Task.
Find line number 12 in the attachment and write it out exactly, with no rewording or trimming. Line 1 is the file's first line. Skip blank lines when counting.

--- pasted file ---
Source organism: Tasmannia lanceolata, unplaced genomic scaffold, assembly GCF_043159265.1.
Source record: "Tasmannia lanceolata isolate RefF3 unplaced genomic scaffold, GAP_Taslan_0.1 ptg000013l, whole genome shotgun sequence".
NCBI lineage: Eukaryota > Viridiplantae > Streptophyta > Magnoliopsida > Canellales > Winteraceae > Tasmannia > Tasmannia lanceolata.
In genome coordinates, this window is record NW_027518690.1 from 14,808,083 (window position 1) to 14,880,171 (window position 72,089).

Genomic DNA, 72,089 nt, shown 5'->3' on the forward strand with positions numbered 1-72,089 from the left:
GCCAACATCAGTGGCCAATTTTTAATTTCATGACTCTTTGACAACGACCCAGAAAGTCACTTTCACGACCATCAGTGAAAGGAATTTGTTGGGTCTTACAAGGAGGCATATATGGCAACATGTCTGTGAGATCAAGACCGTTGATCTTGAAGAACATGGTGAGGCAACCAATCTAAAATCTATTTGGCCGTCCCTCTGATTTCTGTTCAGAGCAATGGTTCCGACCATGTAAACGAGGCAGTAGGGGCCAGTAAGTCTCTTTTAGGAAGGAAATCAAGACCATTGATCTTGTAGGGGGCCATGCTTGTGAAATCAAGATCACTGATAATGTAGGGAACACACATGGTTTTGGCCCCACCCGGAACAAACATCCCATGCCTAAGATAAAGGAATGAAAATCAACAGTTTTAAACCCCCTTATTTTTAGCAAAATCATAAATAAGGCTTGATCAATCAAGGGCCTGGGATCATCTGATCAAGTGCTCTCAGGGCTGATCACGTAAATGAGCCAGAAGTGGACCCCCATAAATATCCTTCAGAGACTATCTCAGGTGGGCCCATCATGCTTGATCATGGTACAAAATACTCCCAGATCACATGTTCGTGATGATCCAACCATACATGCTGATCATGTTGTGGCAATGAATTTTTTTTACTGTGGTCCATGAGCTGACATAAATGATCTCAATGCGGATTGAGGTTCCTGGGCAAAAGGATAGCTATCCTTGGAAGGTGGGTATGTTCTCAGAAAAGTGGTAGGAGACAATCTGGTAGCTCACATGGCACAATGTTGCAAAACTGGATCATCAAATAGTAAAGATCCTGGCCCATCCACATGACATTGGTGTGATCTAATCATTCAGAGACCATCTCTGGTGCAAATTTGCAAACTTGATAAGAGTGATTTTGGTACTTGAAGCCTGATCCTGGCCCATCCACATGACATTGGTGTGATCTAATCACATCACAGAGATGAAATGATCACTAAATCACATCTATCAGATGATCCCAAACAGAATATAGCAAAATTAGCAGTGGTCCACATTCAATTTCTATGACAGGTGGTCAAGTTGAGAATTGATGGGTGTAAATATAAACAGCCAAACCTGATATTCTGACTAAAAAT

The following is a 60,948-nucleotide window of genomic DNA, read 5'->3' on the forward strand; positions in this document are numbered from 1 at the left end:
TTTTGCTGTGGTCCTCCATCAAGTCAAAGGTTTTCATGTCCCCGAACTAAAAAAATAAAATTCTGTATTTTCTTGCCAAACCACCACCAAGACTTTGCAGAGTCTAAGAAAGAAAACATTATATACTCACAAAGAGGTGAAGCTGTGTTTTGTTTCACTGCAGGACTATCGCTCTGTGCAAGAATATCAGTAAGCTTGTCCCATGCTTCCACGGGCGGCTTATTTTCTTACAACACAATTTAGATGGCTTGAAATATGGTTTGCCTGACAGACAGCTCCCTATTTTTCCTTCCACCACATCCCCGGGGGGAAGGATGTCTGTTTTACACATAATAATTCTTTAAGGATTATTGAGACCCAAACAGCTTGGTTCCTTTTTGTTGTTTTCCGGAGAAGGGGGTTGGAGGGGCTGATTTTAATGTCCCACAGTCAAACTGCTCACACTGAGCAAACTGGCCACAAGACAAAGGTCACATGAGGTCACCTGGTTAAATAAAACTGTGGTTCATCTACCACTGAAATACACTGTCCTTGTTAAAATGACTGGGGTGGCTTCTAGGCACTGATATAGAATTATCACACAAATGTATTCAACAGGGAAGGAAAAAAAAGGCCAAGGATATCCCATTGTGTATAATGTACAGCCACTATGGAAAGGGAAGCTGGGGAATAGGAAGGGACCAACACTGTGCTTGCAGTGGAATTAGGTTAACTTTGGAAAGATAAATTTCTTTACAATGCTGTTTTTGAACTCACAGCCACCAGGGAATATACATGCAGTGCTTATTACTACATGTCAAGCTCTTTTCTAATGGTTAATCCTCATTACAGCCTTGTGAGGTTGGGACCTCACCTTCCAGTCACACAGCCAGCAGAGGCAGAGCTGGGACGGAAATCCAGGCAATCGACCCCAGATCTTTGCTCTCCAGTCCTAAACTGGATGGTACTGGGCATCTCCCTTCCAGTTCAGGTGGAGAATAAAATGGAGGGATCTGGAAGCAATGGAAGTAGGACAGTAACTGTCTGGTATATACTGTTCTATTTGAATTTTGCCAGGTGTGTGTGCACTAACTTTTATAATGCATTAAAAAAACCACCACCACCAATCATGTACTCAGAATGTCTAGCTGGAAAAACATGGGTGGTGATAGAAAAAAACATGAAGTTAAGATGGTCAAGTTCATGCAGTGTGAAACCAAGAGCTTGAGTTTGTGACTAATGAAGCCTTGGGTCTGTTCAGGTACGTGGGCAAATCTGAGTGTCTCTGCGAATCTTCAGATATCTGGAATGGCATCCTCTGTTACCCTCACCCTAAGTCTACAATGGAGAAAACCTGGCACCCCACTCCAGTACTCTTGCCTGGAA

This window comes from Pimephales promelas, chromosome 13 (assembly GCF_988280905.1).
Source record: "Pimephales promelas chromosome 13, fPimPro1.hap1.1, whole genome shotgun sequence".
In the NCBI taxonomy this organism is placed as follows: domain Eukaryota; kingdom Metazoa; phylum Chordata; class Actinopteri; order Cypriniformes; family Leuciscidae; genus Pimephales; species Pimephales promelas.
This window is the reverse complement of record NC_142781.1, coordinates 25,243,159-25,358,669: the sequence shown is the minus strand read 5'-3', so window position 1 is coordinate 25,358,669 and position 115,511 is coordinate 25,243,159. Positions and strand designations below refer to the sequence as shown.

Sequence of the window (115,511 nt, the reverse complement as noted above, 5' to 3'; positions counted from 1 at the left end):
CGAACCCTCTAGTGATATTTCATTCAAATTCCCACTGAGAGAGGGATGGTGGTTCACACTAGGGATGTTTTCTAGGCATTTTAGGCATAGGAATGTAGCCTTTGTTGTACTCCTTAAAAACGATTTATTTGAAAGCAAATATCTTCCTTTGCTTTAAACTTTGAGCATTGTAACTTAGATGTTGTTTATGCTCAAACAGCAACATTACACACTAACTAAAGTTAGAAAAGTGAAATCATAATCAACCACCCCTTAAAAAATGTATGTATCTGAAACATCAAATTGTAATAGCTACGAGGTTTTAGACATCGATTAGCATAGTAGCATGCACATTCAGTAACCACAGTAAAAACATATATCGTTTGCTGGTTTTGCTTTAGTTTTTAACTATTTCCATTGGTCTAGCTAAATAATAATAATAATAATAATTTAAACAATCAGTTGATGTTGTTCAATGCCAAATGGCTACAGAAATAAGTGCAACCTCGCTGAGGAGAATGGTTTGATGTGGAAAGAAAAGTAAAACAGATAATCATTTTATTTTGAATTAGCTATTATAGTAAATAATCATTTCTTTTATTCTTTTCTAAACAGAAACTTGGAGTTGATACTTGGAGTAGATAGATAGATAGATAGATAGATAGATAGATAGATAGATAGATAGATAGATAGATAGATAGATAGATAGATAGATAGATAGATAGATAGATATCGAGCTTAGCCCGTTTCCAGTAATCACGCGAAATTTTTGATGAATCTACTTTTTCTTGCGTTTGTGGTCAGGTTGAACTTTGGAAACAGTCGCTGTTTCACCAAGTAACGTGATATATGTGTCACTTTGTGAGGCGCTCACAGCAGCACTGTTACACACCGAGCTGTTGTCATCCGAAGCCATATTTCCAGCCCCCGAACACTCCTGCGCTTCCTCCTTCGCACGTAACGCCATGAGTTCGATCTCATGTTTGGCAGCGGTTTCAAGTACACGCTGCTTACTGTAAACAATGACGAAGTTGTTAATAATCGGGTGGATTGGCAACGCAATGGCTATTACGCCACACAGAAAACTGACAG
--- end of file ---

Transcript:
This window is the reverse complement of record NC_142781.1, coordinates 25,243,159-25,358,669: the sequence shown is the minus strand read 5'-3', so window position 1 is coordinate 25,358,669 and position 115,511 is coordinate 25,243,159. Positions and strand designations below refer to the sequence as shown.